See ultra-high frequency.

Ultimate load factor.
In stress analysis, the load that causes physical breakdown in an aircraft or aircraft component during a strength test, or the load that according to computations, should cause such a breakdown.

The frequency band between 300 and 3,000 MHz. The bank of radio frequencies used for military air/ground voice communications. In some instances this may go as low as 225 MHz and still be referred to as UHF.

A single-occupant aeronautical vehicle operated for sport or recreational purposes which does not require FAA registration, an airworthiness certificate, nor pilot certification. Operation of an ultralight vehicle in certain airspace requires authorization from ATC (Refer to 14 CFR Part 103.)

A single person only vehicle as defined by 14 CFR section 103.1.

Indicates inability to comply with a specific instruction, request, or clearance.

A radar target that does not display a data block with flight identification and altitude information. (See ASSOCIATED.)

Unlocking the gimbals of a gyroscopic instrument, making it susceptible to damage by abrupt flight maneuvers or rough handling.

Uncontrolled airspace
Class G airspace that has not been
designated as Class A, B, C, D, or E. It is airspace in which air traffic control has no authority or responsibility to control air traffic; however, pilots should remember there are VFR minimums which apply to this airspace.

Uncontrolled lift
Lift that occurs without specific action by the pilot. Often referred to as false lift.

Indicates that the pilot is using a hood to restrict visibility outside the cockpit while simulating instrument flight. An appropriately rated pilot is required in the other control seat while this operation is being conducted. (Refer to 14 CFR Part 91.)

Using less power than required for the purpose of achieving a faster rate of airspeed change.

A rotor hub that rotates below the top of the mast, as on semirigid rotor systems.

A basic level of learning at which a student comprehends or grasps the nature or meaning of something.

The Scheduled Time of Arrival (STA) tags, which are still being rescheduled by traffic management advisor (TMA) calculations. The aircraft will remain unfrozen until the time the corresponding estimated time of arrival (ETA) tag passes the preset freeze horizon for that aircrafts stream class. At this point the automatic rescheduling will stop, and the STA becomes frozen.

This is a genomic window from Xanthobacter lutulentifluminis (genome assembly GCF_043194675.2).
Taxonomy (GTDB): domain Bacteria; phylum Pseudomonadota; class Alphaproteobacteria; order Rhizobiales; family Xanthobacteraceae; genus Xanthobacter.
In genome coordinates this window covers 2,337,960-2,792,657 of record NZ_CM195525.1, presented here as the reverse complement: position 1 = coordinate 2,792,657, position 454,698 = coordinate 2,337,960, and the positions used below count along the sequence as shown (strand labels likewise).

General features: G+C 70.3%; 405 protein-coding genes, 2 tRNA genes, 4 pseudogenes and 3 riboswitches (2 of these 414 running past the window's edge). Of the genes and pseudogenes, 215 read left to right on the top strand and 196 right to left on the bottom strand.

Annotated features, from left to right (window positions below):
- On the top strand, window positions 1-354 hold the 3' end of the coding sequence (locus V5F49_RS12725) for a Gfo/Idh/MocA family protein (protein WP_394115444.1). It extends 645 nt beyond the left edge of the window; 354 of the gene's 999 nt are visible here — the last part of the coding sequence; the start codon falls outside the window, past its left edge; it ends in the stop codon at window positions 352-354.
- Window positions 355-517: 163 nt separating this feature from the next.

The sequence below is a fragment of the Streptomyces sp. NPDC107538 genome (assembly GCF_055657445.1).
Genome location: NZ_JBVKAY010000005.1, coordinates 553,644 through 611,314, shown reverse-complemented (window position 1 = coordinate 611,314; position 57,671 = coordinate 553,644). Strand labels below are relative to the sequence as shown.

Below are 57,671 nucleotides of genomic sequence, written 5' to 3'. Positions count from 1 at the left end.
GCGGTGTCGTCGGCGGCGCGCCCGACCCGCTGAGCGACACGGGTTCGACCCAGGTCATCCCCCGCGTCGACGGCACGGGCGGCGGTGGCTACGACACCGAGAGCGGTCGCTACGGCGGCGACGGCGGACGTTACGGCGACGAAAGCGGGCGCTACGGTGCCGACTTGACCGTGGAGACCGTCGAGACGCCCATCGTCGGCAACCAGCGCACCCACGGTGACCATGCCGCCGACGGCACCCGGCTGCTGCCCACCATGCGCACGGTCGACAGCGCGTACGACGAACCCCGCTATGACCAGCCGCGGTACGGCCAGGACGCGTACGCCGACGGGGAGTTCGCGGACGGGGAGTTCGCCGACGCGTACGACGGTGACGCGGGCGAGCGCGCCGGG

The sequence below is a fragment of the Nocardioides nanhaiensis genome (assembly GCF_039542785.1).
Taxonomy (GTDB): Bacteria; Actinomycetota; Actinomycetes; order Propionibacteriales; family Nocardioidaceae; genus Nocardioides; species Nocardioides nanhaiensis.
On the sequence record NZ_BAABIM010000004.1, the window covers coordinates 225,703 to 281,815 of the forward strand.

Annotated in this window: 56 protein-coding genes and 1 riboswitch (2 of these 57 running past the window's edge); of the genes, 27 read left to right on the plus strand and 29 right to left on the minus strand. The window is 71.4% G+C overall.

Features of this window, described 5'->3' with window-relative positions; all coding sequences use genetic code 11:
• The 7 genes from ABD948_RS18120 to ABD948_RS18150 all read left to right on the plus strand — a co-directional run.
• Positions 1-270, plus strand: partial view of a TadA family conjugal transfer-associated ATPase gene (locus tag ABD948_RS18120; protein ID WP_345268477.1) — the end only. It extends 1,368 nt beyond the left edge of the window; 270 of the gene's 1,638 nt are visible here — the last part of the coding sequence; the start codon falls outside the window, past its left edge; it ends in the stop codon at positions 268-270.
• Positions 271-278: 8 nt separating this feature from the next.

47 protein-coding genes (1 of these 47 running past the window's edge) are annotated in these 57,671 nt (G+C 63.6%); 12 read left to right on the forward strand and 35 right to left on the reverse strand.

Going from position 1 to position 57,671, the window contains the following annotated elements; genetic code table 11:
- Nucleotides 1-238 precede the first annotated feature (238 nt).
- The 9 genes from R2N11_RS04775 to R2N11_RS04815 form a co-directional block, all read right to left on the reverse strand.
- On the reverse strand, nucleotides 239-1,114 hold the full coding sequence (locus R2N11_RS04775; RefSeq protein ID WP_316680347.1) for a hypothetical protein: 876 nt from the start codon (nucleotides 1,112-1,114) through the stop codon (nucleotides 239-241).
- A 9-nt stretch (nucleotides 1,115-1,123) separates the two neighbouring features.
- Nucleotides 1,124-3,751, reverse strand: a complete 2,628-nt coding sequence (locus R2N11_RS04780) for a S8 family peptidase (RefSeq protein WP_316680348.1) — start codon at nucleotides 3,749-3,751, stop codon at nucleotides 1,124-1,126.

A nongovernment communication facility which may provide airport information at certain airports. Locations and frequencies of UNICOMs are shown on aeronautical charts and publications. (See AIRPORT/FACILITY DIRECTORY.) (Refer to AIM.)

United States Terminal Procedures Publication (TPP
Booklets published in regional format by the NACO that include DPs, STARs, IAPs, and other information pertinent
to IFR flight.

The state of a rotor when rotor force has been removed, or when the rotor is operating under a low or negative G condition.

A route for which no minimum altitude is published or charted for pilot use. It may include a direct route between NAVAIDs, a radial, a radar vector, or a final approach course beyond the segments of an instrument approach procedure. (See PUBLISHED ROUTE.) (See ROUTE.)

An advisory to pilots indicating the expected level of service of the GPS and/or WAAS may not be available. Pilots must then determine the adequacy of the signal for desired use.

Unstabilized approach
The final approach of an aircraft that has not achieved a stable rate of descent or controlled flight track by a predetermined altitude, usually 500 feet AGL.

Unstable atmosphere
A state of the atmosphere in which the lapse rate of temperature is great enough that a vertically displaced parcel will be warmer than its surroundings and will rise because of buoyancy without need for an external lifting force.

Unstable wave
A wave whose amplitude grows with time.

Unusable fuel
Fuel that cannot be consumed by the engine. This fuel is considered part of the empty weight of the aircraft.

Unusual attitude
An unintentional, unanticipated, or extreme aircraft attitude.

Motion opposite the direction the swell is moving. If the swell is moving from north to south, a seaplane going from south
to north is moving upswell.

Upwind Leg
A flight path parallel to the landing runway in the direction of landing.


Upwind Leg
A flight path parallel to the landing runway in the direction of landing.


A condition of being concerned about safety and of requiring timely but not immediate assistance; a potential distress condition. (See ICAO term URGENCY.)

A condition concerning the safety of an aircraft or other vehicle, or of person on board or in sight, but which does not require immediate assistance.

The functionality of tests.


Useful lift (load)
The potential weight of the pilot, passengers, equipment and fuel. It is the basic empty weight of the aircraft subtracted from the maximum allowable gross weight.

Useful load
The weight of the pilot, copilot, passengers, baggage, usable fuel, and drainable oil. It is the basic empty weight subtracted from the maximum allowable gross weight. This term applies to general aviation aircraft only.

User Request Evaluation Tool is an automated tool provided at each Radar Associate position in selected En Route facilities. This tool utilizes flight and radar data to determine present and future trajectories for all active and proposal aircraft and provides enhanced, automated flight data management.

User-defined waypoints
Waypoint location and other data which may be input by the user, this is the only GPS database information that may be altered (edited) by the user.

User-defined waypoints
Waypoint location and other data which may be input by the user, this is the only GPS database information that may be altered (edited) by the user.